Well, that’s a great question. Initially, a lot of it was revolved around machinima. We thought that because Twitch was growing, YouTube was growing, Facebook was growing, we thought this would be a great technology to create frag movies. You know one thing we’re noticing is we’re sitting a lot of Mad Max-like things which is cool. And then we’re seeing a lot of John Woo type of fighting scenes. That’s the great thing about PUBG, you have the best technology. You’ve got the Mad Max scenes, you’ve got the John Woo scenes, you’ve got all kinds of scenes basically. But as you said, I think it’s taking on a different course. It’s doing anti-cheating, and then the third thing that you mentioned was eSports.
eSports is definitely going to be a big part of our technology because I think right now eSports is growing. But I guess if you look at some of the Super Bowls, and the NBA championships, and the All-Star games, they’ve got a lot of great footage there, a lot of 360 videos, but that’s sort of lacking in eSports right now. So that’s definitely one area that I think we’ll be working with PUBG and other game companies on. Showing a better presentation during an eSports competition.
I almost enjoy the replays more than the game itself, and I love the game. It’s funny that you brought up John Woo because think of the replay system to a Robert Altman movie combined with a John Woo movie.
Again, I think that has a lot to do with PUBG and sort of balancing the randomness with both the sandbox style and the FPS focus. But you’re right, I think it’s human nature to see who blew off your head. But then you know it’s competitive nature to say: “Damn, shit. How did this guy shoot me?” You go back and you review the tape. You know, gamers are competitors just like athletes. During the week they go back and they review the film. We want to see what we could have done better.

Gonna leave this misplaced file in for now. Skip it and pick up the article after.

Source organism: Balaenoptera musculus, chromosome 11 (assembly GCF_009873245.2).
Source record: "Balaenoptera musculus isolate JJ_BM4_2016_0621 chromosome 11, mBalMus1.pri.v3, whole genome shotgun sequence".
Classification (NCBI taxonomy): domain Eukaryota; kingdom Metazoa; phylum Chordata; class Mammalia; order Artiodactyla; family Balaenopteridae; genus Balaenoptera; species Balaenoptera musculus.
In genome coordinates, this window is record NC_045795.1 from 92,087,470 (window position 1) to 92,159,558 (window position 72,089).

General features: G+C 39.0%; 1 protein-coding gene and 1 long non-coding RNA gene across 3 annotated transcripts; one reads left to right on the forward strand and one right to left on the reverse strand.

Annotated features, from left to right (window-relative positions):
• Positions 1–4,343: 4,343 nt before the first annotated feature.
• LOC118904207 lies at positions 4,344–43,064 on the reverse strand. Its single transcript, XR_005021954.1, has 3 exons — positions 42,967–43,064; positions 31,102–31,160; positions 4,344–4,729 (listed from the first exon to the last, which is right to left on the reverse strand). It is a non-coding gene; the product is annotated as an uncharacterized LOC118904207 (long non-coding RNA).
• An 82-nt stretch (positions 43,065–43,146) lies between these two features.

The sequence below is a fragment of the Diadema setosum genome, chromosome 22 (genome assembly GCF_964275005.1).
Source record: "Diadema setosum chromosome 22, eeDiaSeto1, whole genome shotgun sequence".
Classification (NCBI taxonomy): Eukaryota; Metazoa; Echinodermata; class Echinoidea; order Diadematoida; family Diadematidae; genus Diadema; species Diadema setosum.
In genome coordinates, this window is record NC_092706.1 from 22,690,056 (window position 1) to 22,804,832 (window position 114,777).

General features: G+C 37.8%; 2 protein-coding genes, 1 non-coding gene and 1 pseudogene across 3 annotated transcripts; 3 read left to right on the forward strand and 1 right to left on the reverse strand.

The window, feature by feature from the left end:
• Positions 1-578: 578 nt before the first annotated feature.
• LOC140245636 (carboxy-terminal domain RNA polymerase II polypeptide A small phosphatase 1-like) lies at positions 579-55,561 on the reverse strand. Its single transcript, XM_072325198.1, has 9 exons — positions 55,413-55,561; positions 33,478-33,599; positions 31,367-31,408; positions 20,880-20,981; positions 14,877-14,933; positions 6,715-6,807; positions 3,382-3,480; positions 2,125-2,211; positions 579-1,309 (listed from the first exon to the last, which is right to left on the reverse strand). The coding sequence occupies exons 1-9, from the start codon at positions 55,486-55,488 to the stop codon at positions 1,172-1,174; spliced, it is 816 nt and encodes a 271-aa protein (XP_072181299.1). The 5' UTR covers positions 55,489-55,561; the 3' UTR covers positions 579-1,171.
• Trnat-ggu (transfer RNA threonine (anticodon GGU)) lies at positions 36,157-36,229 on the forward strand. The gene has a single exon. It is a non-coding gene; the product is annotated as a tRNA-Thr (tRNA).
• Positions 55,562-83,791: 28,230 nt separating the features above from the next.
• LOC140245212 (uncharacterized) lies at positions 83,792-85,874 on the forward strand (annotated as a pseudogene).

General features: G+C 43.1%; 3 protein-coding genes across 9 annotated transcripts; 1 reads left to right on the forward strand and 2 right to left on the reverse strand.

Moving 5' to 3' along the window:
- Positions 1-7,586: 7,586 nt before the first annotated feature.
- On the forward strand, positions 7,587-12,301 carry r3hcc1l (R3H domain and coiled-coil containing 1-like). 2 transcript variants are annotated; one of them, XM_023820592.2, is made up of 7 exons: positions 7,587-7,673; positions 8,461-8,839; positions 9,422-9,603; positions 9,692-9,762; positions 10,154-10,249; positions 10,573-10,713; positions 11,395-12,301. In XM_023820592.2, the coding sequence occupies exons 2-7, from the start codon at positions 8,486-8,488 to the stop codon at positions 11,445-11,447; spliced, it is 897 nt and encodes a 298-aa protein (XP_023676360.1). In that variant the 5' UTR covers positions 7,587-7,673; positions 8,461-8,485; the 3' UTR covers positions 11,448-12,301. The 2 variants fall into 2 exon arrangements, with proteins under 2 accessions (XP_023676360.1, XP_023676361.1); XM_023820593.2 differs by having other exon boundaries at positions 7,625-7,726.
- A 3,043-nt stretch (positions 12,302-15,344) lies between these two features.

Another aspect you mentioned was the education part, the learning part. That’s huge actually. This isn’t just for these four competitors but your average gamer. “What could I have done better?” We’re seeing a lot of those scenarios play out. When PUBG first started we had a huge laugh about the dance parties in the lobbies, I don’t know if you’ve seen some of those videos?
I know that there’s some third-party stuff that you can get for streamers, but will you ever natively implement a whiteboard like an NFL broadcast when they diagram plays?
Oh, you’re talking about let’s say, like how, what’s his name?
Like John Madden.
Yeah, so he starts doing Xs and Os on the screen? That’s something that again, we’re just starting here basically. But that’s what we do, exactly what we do. Maybe we’ll credit you that.
I feel like the subtext of our conversation is that we’ve only scratched the surface of what your tool can do for this game.
Yes. And we’ve not only scratched the surface, but we’re learning too because the community’s putting out really great stuff out there.From anti-cheating to education, training, and cinematography. So just like when you’re developing games at the alpha or beta stage, you get user feedback. We are getting user feedback. So just gauging your comment about the John Madden Xs and Os… That’s something yeah, if we can, if that’s got life, why not go through with it? So yes, to answer your question we’re just starting.
Will the recording of a match ever extend beyond the kilometer radius of the players?
I think the way it is right now, anything beyond one kilometer is basically going to special streamers, or maybe even eSports competitions. The reason why is because obviously there’s a lot of bandwidth issues and that means a lot more cost from the server side perspective, from Bluehole, from PUBG, but moving forward, it’s something we need to discuss. We have some ideas. I don’t think it’s, it’s less of a technical issue, it’s more of a cost issue with PUGB. But at the same time, it’s also a demand issue from the community. We’re seeing a lot of people from the community demanding more than that. PUBG would have to definitely look into expanding. I mean, there could be a business model behind it too even. If someone wants to go beyond a kilometer, they can purchase another item or something. So that’s definitely a topic that we can discuss with PUBG.
So I know that the latest patch extended out how you can now see three minutes past your death. Why not just wait entirely until the replay’s over because, or allow the top ten, if you die in the top ten to just see the end of the match? Things get so hectic towards the end, I feel like I deserve to see what went wrong at those times.
Yeah, there’s actually, there’s a lot of discussions about that right now internally here and also with the PUBG team. You’re right and ask that but yeah that’s definitely a topic that’s being discussed right now internally.